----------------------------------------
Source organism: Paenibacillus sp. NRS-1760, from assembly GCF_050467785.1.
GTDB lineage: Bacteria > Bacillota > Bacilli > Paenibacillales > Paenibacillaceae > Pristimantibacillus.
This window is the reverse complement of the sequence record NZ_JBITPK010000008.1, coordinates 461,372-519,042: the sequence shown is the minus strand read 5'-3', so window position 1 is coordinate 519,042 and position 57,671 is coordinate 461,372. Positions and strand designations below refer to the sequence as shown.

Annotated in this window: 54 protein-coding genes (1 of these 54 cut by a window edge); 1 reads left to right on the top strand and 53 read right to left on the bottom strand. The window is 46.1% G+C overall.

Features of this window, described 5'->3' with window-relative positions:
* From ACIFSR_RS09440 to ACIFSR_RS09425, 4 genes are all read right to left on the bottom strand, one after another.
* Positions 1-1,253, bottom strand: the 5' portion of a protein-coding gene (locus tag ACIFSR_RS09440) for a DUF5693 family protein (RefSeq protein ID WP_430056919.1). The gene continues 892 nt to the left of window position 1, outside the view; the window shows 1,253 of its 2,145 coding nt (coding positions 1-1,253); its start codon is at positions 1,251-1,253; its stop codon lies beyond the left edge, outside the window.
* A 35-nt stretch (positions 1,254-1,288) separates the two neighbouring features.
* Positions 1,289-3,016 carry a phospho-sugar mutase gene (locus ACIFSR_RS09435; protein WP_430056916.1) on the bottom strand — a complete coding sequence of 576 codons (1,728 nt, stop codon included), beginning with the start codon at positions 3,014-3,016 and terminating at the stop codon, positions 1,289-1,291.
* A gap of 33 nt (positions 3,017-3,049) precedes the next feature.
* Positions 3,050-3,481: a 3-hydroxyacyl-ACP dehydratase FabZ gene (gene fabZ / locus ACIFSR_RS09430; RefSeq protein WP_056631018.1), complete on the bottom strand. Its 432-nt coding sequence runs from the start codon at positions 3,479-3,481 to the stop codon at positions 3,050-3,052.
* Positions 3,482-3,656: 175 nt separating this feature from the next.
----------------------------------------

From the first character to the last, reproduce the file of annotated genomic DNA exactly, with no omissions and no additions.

Source organism: Paenibacillus sp. NRS-1760, from assembly GCF_050467785.1.
GTDB lineage: Bacteria > Bacillota > Bacilli > Paenibacillales > Paenibacillaceae > Pristimantibacillus.
This window is the reverse complement of the sequence record NZ_JBITPK010000008.1, coordinates 461,372-519,042: the sequence shown is the minus strand read 5'-3', so window position 1 is coordinate 519,042 and position 57,671 is coordinate 461,372. Positions and strand designations below refer to the sequence as shown.

Annotated in this window: 54 protein-coding genes (1 of these 54 cut by a window edge); 1 reads left to right on the top strand and 53 read right to left on the bottom strand. The window is 46.1% G+C overall.

Features of this window, described 5'->3' with window-relative positions:
* From ACIFSR_RS09440 to ACIFSR_RS09425, 4 genes are all read right to left on the bottom strand, one after another.
* Positions 1-1,253, bottom strand: the 5' portion of a protein-coding gene (locus tag ACIFSR_RS09440) for a DUF5693 family protein (RefSeq protein ID WP_430056919.1). The gene continues 892 nt to the left of window position 1, outside the view; the window shows 1,253 of its 2,145 coding nt (coding positions 1-1,253); its start codon is at positions 1,251-1,253; its stop codon lies beyond the left edge, outside the window.
* A 35-nt stretch (positions 1,254-1,288) separates the two neighbouring features.
* Positions 1,289-3,016 carry a phospho-sugar mutase gene (locus ACIFSR_RS09435; protein WP_430056916.1) on the bottom strand — a complete coding sequence of 576 codons (1,728 nt, stop codon included), beginning with the start codon at positions 3,014-3,016 and terminating at the stop codon, positions 1,289-1,291.
* A gap of 33 nt (positions 3,017-3,049) precedes the next feature.
* Positions 3,050-3,481: a 3-hydroxyacyl-ACP dehydratase FabZ gene (gene fabZ / locus ACIFSR_RS09430; RefSeq protein WP_056631018.1), complete on the bottom strand. Its 432-nt coding sequence runs from the start codon at positions 3,479-3,481 to the stop codon at positions 3,050-3,052.
* Positions 3,482-3,656: 175 nt separating this feature from the next.